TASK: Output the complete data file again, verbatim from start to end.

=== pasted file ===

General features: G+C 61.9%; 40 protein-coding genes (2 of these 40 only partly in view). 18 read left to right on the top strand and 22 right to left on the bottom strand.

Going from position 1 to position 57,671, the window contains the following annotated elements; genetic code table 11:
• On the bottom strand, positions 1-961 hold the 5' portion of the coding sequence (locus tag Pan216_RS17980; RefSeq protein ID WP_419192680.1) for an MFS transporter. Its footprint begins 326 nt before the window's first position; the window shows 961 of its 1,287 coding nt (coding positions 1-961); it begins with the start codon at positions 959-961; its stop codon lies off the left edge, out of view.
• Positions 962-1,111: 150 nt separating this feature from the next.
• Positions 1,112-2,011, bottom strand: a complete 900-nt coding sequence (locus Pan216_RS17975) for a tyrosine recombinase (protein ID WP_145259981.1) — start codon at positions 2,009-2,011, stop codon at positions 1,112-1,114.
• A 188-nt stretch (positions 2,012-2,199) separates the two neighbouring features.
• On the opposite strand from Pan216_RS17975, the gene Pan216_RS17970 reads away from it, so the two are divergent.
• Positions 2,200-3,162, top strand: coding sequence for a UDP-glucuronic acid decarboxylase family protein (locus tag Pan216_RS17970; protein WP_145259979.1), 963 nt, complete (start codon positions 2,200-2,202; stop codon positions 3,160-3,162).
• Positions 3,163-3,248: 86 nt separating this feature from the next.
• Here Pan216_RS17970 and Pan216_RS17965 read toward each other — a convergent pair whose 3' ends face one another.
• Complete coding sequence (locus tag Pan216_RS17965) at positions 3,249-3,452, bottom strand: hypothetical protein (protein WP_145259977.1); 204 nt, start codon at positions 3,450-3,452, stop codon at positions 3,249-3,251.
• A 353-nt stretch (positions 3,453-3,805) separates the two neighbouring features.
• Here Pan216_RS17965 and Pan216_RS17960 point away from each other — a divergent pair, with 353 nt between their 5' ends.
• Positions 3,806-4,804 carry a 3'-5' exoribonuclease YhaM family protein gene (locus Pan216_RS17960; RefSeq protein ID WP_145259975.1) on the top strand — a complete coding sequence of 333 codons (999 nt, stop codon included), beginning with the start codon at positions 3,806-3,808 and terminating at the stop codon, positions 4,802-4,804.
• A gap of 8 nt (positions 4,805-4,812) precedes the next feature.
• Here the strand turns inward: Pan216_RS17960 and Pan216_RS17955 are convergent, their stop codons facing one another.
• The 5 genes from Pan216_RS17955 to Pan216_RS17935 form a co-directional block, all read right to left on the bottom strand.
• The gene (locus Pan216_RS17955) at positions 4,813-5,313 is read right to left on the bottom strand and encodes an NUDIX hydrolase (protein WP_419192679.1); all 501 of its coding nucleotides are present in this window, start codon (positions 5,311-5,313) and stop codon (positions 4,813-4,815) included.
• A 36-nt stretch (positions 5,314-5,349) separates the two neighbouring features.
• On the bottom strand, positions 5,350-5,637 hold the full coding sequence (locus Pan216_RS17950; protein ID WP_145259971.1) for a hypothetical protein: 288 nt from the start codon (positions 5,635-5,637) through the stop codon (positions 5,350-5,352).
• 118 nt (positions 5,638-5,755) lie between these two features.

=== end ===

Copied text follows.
General features: G+C 61.9%; 40 protein-coding genes (2 of these 40 only partly in view). 18 read left to right on the top strand and 22 right to left on the bottom strand.

Going from position 1 to position 57,671, the window contains the following annotated elements; genetic code table 11:
• On the bottom strand, positions 1-961 hold the 5' portion of the coding sequence (locus tag Pan216_RS17980; RefSeq protein ID WP_419192680.1) for an MFS transporter. Its footprint begins 326 nt before the window's first position; the window shows 961 of its 1,287 coding nt (coding positions 1-961); it begins with the start codon at positions 959-961; its stop codon lies off the left edge, out of view.
• Positions 962-1,111: 150 nt separating this feature from the next.
• Positions 1,112-2,011, bottom strand: a complete 900-nt coding sequence (locus Pan216_RS17975) for a tyrosine recombinase (protein ID WP_145259981.1) — start codon at positions 2,009-2,011, stop codon at positions 1,112-1,114.
• A 188-nt stretch (positions 2,012-2,199) separates the two neighbouring features.
• On the opposite strand from Pan216_RS17975, the gene Pan216_RS17970 reads away from it, so the two are divergent.
• Positions 2,200-3,162, top strand: coding sequence for a UDP-glucuronic acid decarboxylase family protein (locus tag Pan216_RS17970; protein WP_145259979.1), 963 nt, complete (start codon positions 2,200-2,202; stop codon positions 3,160-3,162).
• Positions 3,163-3,248: 86 nt separating this feature from the next.
• Here Pan216_RS17970 and Pan216_RS17965 read toward each other — a convergent pair whose 3' ends face one another.
• Complete coding sequence (locus tag Pan216_RS17965) at positions 3,249-3,452, bottom strand: hypothetical protein (protein WP_145259977.1); 204 nt, start codon at positions 3,450-3,452, stop codon at positions 3,249-3,251.
• A 353-nt stretch (positions 3,453-3,805) separates the two neighbouring features.
• Here Pan216_RS17965 and Pan216_RS17960 point away from each other — a divergent pair, with 353 nt between their 5' ends.
• Positions 3,806-4,804 carry a 3'-5' exoribonuclease YhaM family protein gene (locus Pan216_RS17960; RefSeq protein ID WP_145259975.1) on the top strand — a complete coding sequence of 333 codons (999 nt, stop codon included), beginning with the start codon at positions 3,806-3,808 and terminating at the stop codon, positions 4,802-4,804.
• A gap of 8 nt (positions 4,805-4,812) precedes the next feature.
• Here the strand turns inward: Pan216_RS17960 and Pan216_RS17955 are convergent, their stop codons facing one another.
• The 5 genes from Pan216_RS17955 to Pan216_RS17935 form a co-directional block, all read right to left on the bottom strand.
• The gene (locus Pan216_RS17955) at positions 4,813-5,313 is read right to left on the bottom strand and encodes an NUDIX hydrolase (protein WP_419192679.1); all 501 of its coding nucleotides are present in this window, start codon (positions 5,311-5,313) and stop codon (positions 4,813-4,815) included.
• A 36-nt stretch (positions 5,314-5,349) separates the two neighbouring features.
• On the bottom strand, positions 5,350-5,637 hold the full coding sequence (locus Pan216_RS17950; protein ID WP_145259971.1) for a hypothetical protein: 288 nt from the start codon (positions 5,635-5,637) through the stop codon (positions 5,350-5,352).
• 118 nt (positions 5,638-5,755) lie between these two features.